Disrupted Sleep Linked to Increased Cancer Risk From Weakened Immune System, Study Warns
Well, this is sure to make you sleep easier: Tossing and turning all night doesn't just make for an exhausted following day — it could also increase your risk for cancer. A new study shows that disrupted, poor-quality sleep can speed up tumor growth and diminish the immune system's ability to eliminate early cancers. When you wake up frequently, your body changes the way it handles the disease, making it more aggressive.
Researchers from the University of Chicago and the University of Louisville studied mice housed in small groups. Mice normally sleep during the day, so when the animals were busy catching their z's, a quiet, motorized brush moved through half of the cages every two minutes and forced those mice to wake up and go back to sleep. The rest of the mice were left alone to dream undisturbed.
After a week, both groups were injected with tumor cells (just when you thought it was bad enough they had to be woken up). Researchers analyzed the tumors four weeks later and found the mice who were disrupted in their sleep had tumors twice the size of those that slept normally. They also tested tumors injected into the mice's thigh muscle, which is supposed to contain growth. In the mice who were woken up, the growths were significantly more aggressive and invaded surrounding tissues.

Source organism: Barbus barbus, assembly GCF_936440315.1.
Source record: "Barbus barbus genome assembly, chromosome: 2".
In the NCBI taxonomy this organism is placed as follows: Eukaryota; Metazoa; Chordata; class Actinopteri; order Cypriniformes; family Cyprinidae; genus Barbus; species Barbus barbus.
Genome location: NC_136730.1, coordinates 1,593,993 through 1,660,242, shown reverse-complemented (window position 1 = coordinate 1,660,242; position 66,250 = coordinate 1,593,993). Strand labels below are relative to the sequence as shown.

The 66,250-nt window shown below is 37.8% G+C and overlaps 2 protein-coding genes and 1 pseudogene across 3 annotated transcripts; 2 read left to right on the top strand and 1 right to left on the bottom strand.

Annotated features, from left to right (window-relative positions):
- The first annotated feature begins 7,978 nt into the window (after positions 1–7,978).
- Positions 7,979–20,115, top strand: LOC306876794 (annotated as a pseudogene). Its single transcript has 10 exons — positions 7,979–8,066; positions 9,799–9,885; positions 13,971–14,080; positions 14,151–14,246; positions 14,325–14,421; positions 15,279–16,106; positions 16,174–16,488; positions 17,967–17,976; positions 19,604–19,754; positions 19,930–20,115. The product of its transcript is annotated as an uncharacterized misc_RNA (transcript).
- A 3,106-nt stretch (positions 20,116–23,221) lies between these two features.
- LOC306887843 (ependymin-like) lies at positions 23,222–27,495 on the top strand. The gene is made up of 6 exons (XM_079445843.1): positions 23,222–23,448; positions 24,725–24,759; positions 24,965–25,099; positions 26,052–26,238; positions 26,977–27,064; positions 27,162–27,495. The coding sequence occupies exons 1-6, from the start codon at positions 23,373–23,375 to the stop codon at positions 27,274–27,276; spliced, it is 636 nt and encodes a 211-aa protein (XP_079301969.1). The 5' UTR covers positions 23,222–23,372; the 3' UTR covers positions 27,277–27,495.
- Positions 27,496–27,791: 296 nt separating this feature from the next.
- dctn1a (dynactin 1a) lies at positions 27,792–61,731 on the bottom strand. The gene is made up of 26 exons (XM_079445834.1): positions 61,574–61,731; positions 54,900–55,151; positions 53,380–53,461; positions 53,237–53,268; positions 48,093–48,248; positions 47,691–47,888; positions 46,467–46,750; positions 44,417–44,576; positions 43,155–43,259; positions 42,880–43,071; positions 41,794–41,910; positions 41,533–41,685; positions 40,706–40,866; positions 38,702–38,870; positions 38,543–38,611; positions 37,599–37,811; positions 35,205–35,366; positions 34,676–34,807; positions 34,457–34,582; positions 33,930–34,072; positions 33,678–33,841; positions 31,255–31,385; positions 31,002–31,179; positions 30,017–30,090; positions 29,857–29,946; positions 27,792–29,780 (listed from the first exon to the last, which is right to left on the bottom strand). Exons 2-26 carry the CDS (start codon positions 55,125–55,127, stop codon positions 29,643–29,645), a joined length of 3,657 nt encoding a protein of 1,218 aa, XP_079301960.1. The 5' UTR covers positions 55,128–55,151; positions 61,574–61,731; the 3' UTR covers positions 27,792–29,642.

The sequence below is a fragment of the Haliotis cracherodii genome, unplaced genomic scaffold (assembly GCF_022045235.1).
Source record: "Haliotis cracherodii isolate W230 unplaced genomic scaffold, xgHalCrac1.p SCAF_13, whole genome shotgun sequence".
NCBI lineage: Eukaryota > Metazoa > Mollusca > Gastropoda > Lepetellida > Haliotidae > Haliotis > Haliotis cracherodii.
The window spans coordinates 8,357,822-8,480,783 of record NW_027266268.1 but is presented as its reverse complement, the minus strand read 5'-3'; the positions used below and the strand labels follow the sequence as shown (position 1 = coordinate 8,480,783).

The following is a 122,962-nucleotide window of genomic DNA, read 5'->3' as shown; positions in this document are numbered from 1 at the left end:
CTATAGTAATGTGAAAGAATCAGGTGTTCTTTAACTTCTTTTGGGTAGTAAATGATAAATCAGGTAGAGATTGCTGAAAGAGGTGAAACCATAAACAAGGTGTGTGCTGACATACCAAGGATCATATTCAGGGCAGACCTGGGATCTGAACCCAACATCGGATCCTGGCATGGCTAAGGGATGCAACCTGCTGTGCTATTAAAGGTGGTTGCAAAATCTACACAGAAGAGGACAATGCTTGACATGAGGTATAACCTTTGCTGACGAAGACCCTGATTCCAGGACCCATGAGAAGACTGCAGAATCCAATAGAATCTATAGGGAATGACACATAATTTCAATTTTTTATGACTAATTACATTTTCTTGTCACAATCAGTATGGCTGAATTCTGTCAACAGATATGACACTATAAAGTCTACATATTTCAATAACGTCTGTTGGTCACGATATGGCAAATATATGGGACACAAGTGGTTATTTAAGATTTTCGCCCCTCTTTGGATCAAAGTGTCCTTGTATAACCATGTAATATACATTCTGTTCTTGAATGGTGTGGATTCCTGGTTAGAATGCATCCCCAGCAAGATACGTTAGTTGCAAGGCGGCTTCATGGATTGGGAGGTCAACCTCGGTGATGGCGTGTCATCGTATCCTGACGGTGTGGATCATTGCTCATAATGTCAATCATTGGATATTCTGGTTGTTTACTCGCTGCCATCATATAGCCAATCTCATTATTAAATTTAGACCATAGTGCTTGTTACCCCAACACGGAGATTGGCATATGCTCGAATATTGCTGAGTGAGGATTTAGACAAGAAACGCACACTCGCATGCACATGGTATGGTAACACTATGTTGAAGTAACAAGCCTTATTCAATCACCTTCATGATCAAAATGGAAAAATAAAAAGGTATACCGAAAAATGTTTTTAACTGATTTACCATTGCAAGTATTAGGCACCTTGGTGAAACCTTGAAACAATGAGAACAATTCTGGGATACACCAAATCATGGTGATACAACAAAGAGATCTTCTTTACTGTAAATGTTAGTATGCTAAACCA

"...In the fragmented-sleep mice, the tumors were much more invasive. They pushed through the capsule. They went into the muscle, into the bone. It was a mess," says study director David Gozal.
It's not the tumors themselves that are directly affected by sleep — it's the immune system. Well-rested mice had more immune system cells called M1-type tumor-associated macrophages (TAMs), which help stop cancer. The sleepy mice had more M2-TAM immune system cells, which promote tumor growth.
Sleep just does a body good in general. While you're dozing, your brain refreshes and is washed free of harmful toxins. Other studies have shown that sleep apnea increases a person's risk of dying from cancer. As Bustle reported:
"The take home message is to take care of your sleep quality and quantity like you take care of your bank account," Gozal says.
So get those seven to eight hours in. And maybe, don't have one of those babies.